Sivga SV021 Robin review

Could Sivga’s wired headphones be your new over-ear sidekicks? Tested at £149 / $149 / AU$299

Sivga SV021 Robin over-ear headphones on wooden table next to Astell & Kern music player
(Image: © What Hi-Fi?)

What Hi-Fi? Verdict

While Sivga’s wired Robin SV021 are an upbeat pair of over-ears, crucial sonic drawbacks make them hard to recommend wholeheartedly.


  • +

    Front-footed, energetic sound

  • +

    Dig out ample detail

  • +

    Appealing wooden aesthetic


  • -

    Sound could be more solid, weighty and insightful

  • -

    Rivals offer greater dynamic contrast and overall musicality

  • -

    Overly soft earpads don’t provide the most stable fit

Why you can trust What Hi-Fi? Our expert team reviews products in dedicated test rooms, to help you make the best choice for your budget. Find out more about how we test.

You may not have heard of Chinese brand Sivga before. Established in 2016, the somewhat fledgling outfit is seeking to carve out a name for itself in the world of wired headphones, with a quick trip to the company’s official website revealing a healthy stable of wired over-ear cans backed by robust sonic claims and adorned, to varying degrees, with swanky wooden exteriors.

Carving out your own niche is never easy, especially for young bucks trying to make a name amid a packed crowd of established players, and while those retro wooden exteriors may be enough to catch some wandering eyes, few companies make the grade if the goods they tout simply aren’t up to task. At this relatively affordable price point, our spotlighted contenders – the Sivga SV021 Robin – have substantial competition from the likes of Røde, Austrian Audio, Sennheiser and AKG, none of whom will be keen to concede ground to the new boys without a fight. 

It’s a dog-eat-dog world out there, and Batman isn’t swinging by to save them. Time to find out if the Sivga SV021 Robin have the makings of true headphone heroes.


Sivga SV021 Robin over-ear headphones held in hand with earcups together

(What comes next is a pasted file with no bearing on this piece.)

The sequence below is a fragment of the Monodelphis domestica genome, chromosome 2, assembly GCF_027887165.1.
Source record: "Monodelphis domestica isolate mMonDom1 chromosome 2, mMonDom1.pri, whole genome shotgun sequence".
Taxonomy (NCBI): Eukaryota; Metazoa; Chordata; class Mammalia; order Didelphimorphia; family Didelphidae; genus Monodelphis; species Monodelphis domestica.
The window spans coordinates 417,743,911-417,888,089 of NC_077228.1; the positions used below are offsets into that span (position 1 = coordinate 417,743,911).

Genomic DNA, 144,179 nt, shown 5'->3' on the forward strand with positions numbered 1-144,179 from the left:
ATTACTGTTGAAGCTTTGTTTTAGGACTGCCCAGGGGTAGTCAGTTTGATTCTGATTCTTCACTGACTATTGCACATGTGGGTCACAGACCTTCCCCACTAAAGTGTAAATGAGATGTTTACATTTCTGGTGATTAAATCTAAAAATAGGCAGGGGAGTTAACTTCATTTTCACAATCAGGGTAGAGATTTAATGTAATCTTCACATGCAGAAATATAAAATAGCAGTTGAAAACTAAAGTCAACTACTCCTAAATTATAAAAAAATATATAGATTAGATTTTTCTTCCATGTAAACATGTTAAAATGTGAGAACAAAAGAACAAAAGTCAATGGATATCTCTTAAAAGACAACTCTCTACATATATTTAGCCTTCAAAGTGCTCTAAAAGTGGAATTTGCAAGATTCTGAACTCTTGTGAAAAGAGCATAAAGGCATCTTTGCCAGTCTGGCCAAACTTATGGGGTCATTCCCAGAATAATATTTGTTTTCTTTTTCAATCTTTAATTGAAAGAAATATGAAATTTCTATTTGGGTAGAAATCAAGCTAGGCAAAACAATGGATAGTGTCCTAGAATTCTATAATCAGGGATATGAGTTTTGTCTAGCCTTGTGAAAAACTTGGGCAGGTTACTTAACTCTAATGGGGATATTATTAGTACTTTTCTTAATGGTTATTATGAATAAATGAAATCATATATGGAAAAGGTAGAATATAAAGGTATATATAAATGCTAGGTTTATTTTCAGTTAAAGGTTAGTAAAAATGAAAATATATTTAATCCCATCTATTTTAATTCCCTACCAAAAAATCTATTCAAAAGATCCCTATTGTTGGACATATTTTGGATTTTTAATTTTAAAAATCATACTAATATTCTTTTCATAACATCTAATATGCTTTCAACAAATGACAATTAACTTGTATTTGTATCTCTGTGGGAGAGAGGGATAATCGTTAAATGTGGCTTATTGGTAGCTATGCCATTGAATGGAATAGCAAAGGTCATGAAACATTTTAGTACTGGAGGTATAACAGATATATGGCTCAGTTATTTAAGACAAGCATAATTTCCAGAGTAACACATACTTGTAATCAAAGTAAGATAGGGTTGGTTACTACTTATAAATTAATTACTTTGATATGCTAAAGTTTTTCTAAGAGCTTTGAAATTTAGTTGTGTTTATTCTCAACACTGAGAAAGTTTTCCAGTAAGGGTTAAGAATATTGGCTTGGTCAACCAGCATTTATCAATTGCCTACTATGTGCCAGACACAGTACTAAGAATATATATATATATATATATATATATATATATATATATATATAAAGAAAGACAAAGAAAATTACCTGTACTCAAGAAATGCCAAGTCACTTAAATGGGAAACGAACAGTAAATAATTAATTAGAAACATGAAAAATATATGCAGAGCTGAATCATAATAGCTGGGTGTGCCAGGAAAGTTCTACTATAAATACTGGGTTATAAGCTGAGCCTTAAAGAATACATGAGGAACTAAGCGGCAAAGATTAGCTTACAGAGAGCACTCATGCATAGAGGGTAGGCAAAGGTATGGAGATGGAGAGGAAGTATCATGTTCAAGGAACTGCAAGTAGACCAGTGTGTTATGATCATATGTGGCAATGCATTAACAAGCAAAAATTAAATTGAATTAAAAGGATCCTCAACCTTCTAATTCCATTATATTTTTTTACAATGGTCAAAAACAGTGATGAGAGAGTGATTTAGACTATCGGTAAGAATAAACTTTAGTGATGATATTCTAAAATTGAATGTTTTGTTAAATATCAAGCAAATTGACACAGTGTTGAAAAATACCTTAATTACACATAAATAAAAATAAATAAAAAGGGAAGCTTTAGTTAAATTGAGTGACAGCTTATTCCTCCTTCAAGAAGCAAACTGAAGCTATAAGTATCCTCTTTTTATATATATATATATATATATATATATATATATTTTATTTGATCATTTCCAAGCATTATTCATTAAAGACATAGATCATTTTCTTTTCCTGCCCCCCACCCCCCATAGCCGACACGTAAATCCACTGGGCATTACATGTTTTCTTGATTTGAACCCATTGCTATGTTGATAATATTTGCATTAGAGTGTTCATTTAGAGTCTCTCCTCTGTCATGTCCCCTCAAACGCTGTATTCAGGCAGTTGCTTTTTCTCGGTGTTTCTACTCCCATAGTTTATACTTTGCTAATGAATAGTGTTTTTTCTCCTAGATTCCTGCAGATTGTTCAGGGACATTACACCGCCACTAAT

(Image credit: What Hi-Fi?)

The Sivga SV021 Robin officially retail at £149 / $149 / AU$299 and, as of yet, we haven’t seen that number drop during their short lifetime. That figure puts the Sivga on a collision course with some notable rivals, including the punchy AKG K371 (tested at £151 / $145 / AU$145) and the Award-winning Røde NTH-100. We tested the Røde last year at £149 / $149 / AU$249, but discounts are starting to pull prices down a touch, making the Sivgas’ task of competing with the best in the business just that little bit trickier. 

Build & comfort

Sivga SV021 Robin over-ear headphones detail on headband

(Image credit: What Hi-Fi?)

In terms of their general shape and profile, the SV021 Robin are something of a mixed bag. A pair of headphones sporting wooden earcups at this price level is a welcome sight if you like that sort of thing, and while the cups’ exterior surface does seem susceptible to external scratches, the overall impression given by combining leather and wood is one of retro elegance. The external stitching atop the headband is uniform and neatly done, while the cans’ adjustment sliders are relatively smooth and simple to operate.

Sivga SV021 Robin tech specs

Sivga SV021 Robin over-ear headphones

(Image credit: Sivga)

Type Over-ears, closed-back

Noise cancelling? No

In-line remote and mic? No

Drivers 50mm dynamic 

Claimed frequency response 20Hz – 20kHz

Cable length 1.6m (3.5mm connector with separate 6.5mm adaptor)

Impedance 32 Ohms +/- 15%

Weight 275g

Thanks to their soft and squishy (that’s a technical term) memory foam earpads, the SV021 Robin initially seem to offer a light, easygoing fit, but it’s a somewhat fleeting impression that soon gives way to the realisation that the combination of the pads’ excessive softness and the lack of proper clamping pressure from the headband doesn’t keep the headphones completely stable when in use. We also notice significant on-ear heat as minutes of listening turn to hours, so bear that in mind if you’re planning on using the Sivga to delve into a non-stop exploration of Tool’s back catalogue or thinking of devoting a day immersed in Wagner’s Ring Cycle.

Further issues may arise depending on the wearer. While many of our more cranially-endowed team had few problems with the overall fit, those blessed with more diminutive domes struggled to obtain a comfortable clamp, bemoaning the fact that the cans, even on their smallest adjustment, sat too low on their ears.